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Mars Global Surveyor
Mars Orbiter Camera

8 Years at Mars #5: Repeated Weather -- Arsia Mons Spiral Cloud

MGS MOC Release No. MOC2-1224, 20 September 2005

    MOC2-1224a: 19 June 2001, Ls 180°   --   MOC2-1224b: 24 April 2003, Ls 173°   --  MOC2-1224c: 25 February 2005, Ls 166°
Arsia Mons spiral cloud in 2001 at Ls 180 Arsia Mons spiral cloud in 2003 at Ls 173 Arsia Mons spiral cloud in 2005 at sLs 166
NASA/JPL/Malin Space Science Systems

Mars Global Surveyor (MGS) Mars Orbiter Camera (MOC) images have shown that some parts of Mars experience weather phenomena that repeat each year at about the same time. In some regions, the repeated event may be a dust storm that appears every year, like clockwork, in such a way that we can only wish the weather were so predictable on Earth.

One of the repeated weather phenomena occurs each year near the start of southern winter over the martian volcano, Arsia Mons. The volcano is located near 9°S, 121°W. Each year, just before southern winter begins, sunlight warms the air on the slopes of the volcano. This air rises, bringing small amounts of dust with it. Eventually, the rising air converges over the volcano's caldera, the large, circular depression at its summit. The fine sediment blown up from the volcano's slopes coalesces into a spiraling cloud of dust that is thick enough to actually observe from orbit.

The spiral dust cloud over Arsia Mons repeats each year, but observations and computer calculations indicate it can only form during a short period of time each year. Similar spiral clouds have not been seen over the other large Tharsis volcanoes, but other types of clouds have been seen.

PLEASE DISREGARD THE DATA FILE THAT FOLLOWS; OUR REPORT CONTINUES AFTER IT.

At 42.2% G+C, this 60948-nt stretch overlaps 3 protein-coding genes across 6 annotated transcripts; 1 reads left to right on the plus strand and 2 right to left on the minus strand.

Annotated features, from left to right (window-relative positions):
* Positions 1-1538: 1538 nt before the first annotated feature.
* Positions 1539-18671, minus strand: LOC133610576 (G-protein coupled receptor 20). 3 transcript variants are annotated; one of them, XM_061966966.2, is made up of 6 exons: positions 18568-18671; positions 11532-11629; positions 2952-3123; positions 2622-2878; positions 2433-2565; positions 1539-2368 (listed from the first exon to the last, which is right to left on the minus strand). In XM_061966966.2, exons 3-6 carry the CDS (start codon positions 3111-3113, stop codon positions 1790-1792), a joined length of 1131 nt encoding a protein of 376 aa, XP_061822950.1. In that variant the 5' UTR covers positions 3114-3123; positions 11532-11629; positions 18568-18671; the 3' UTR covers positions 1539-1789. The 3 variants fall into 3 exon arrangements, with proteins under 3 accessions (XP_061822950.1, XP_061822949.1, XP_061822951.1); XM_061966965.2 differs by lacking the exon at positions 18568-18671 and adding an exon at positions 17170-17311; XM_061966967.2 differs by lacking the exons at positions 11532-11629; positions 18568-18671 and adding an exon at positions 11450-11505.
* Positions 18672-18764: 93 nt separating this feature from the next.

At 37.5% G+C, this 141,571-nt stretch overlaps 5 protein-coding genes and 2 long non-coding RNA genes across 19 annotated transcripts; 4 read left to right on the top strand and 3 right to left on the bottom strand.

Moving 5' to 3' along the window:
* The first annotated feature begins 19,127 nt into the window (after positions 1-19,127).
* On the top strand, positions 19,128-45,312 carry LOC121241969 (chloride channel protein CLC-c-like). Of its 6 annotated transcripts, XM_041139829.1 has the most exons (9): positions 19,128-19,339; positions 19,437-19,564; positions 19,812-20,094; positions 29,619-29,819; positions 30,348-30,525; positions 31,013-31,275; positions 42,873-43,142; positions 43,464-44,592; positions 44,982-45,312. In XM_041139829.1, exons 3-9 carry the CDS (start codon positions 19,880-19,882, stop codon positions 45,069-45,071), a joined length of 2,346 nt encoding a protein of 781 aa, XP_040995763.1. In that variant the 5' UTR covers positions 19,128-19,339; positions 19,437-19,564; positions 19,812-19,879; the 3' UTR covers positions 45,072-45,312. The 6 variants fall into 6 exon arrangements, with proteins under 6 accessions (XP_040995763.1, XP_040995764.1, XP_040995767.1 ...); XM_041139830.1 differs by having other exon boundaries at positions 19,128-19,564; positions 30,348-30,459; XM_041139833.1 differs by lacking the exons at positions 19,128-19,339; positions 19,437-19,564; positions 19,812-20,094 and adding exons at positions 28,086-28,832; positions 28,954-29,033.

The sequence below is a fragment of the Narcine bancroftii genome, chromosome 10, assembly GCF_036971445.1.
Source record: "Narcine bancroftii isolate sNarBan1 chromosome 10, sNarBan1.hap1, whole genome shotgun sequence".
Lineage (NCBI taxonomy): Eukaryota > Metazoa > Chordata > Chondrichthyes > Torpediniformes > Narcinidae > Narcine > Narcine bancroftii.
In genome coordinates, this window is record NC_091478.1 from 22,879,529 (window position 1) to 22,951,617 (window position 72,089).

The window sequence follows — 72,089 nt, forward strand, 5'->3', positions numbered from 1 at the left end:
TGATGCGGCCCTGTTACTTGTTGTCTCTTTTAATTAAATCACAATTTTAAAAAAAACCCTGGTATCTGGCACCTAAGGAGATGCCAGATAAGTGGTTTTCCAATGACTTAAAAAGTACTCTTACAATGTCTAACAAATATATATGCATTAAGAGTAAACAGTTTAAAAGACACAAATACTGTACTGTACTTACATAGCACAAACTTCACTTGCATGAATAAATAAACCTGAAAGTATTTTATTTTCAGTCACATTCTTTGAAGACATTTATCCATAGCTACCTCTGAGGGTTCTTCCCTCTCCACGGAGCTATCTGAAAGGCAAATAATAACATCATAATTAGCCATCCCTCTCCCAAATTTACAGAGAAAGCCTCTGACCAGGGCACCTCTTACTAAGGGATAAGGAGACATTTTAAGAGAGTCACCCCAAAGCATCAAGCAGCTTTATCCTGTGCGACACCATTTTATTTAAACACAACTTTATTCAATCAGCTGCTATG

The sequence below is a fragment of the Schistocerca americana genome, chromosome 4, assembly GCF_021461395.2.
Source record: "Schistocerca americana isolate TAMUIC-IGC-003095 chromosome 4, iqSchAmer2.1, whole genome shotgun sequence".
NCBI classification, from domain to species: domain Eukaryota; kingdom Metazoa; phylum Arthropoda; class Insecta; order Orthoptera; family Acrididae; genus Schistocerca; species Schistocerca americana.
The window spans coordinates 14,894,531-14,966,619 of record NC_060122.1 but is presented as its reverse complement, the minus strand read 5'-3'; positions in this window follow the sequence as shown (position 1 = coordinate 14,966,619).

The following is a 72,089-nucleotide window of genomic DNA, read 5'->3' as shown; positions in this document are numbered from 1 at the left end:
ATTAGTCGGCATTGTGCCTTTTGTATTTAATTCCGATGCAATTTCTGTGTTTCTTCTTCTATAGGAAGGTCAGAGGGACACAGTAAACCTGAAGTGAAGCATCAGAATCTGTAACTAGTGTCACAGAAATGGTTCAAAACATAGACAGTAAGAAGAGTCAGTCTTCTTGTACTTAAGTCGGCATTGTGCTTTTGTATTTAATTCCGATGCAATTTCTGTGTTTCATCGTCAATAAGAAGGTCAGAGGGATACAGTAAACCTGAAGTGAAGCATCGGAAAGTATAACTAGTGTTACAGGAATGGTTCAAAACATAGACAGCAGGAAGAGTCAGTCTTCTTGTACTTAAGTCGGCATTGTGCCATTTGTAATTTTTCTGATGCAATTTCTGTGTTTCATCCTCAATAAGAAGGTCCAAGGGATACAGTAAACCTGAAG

Shown here are MOC wide angle views taken during three of the four Mars years that MGS has been observing the planet. The first image was taken on the first day of southern winter in 2001. The second image is from late southern autumn in 2003, and the third image shows that the phenomenon appeared a little bit earlier in late southern autumn in 2005.

The spiral dust cloud over Arsia Mons can tower 15-30 kilometers (9-19 miles) above the volcano. The white and bluish areas in the images are thin clouds of water ice. In the 2005 case, more water ice was present than in the previous years at the time the pictures were obtained. For scale, the caldera of Arsia Mons is about 110 kilometers (~68 miles) across, and the summit of the volcano stands about 10 km (~6 miles) above its surrounding plains.

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Malin Space Science Systems and the California Institute of Technology built the MOC using spare hardware from the Mars Observer mission. MSSS operates the camera from its facilities in San Diego, California. The Jet Propulsion Laboratory's Mars Surveyor Operations Project operates the Mars Global Surveyor spacecraft with its industrial partner, Lockheed Martin Astronautics, from facilities in Pasadena, California and Denver, Colorado.